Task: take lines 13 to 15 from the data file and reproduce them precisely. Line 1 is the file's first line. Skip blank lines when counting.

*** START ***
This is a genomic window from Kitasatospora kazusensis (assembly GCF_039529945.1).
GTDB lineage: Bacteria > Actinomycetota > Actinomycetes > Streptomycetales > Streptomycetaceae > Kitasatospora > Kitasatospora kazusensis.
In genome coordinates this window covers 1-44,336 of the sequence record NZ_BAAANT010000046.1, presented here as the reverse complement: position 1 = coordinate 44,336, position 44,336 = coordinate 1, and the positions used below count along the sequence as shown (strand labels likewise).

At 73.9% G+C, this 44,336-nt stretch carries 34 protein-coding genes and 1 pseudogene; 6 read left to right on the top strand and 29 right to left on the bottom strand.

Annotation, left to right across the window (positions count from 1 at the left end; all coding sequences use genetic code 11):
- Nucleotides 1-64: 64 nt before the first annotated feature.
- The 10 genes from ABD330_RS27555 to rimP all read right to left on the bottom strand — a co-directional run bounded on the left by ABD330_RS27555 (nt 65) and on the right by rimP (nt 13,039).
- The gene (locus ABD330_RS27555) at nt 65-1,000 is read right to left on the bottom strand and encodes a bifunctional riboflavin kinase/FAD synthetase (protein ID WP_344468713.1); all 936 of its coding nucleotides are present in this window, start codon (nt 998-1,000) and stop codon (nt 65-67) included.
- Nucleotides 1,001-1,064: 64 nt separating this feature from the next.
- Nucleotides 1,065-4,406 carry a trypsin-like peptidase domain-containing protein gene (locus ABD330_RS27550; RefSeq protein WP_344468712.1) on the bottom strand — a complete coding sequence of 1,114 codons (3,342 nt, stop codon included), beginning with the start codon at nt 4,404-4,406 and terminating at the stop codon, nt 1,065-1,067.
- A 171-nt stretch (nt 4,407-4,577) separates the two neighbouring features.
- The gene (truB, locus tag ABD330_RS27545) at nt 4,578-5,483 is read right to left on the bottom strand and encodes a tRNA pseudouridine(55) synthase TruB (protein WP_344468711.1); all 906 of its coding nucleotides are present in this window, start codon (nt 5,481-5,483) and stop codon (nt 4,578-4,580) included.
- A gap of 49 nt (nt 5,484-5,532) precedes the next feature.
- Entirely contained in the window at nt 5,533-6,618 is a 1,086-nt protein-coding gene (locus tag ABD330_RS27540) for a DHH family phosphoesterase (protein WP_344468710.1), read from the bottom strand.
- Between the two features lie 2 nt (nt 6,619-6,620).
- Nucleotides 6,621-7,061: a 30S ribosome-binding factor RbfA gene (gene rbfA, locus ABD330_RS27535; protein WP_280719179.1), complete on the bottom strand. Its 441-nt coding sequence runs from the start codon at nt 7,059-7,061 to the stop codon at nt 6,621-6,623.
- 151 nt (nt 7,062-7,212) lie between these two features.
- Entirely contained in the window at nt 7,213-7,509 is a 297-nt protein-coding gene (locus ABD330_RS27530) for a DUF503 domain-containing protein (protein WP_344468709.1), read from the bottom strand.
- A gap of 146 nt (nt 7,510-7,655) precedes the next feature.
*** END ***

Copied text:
- A gap of 49 nt (nt 5,484-5,532) precedes the next feature.
- Entirely contained in the window at nt 5,533-6,618 is a 1,086-nt protein-coding gene (locus tag ABD330_RS27540) for a DHH family phosphoesterase (protein WP_344468710.1), read from the bottom strand.
- Between the two features lie 2 nt (nt 6,619-6,620).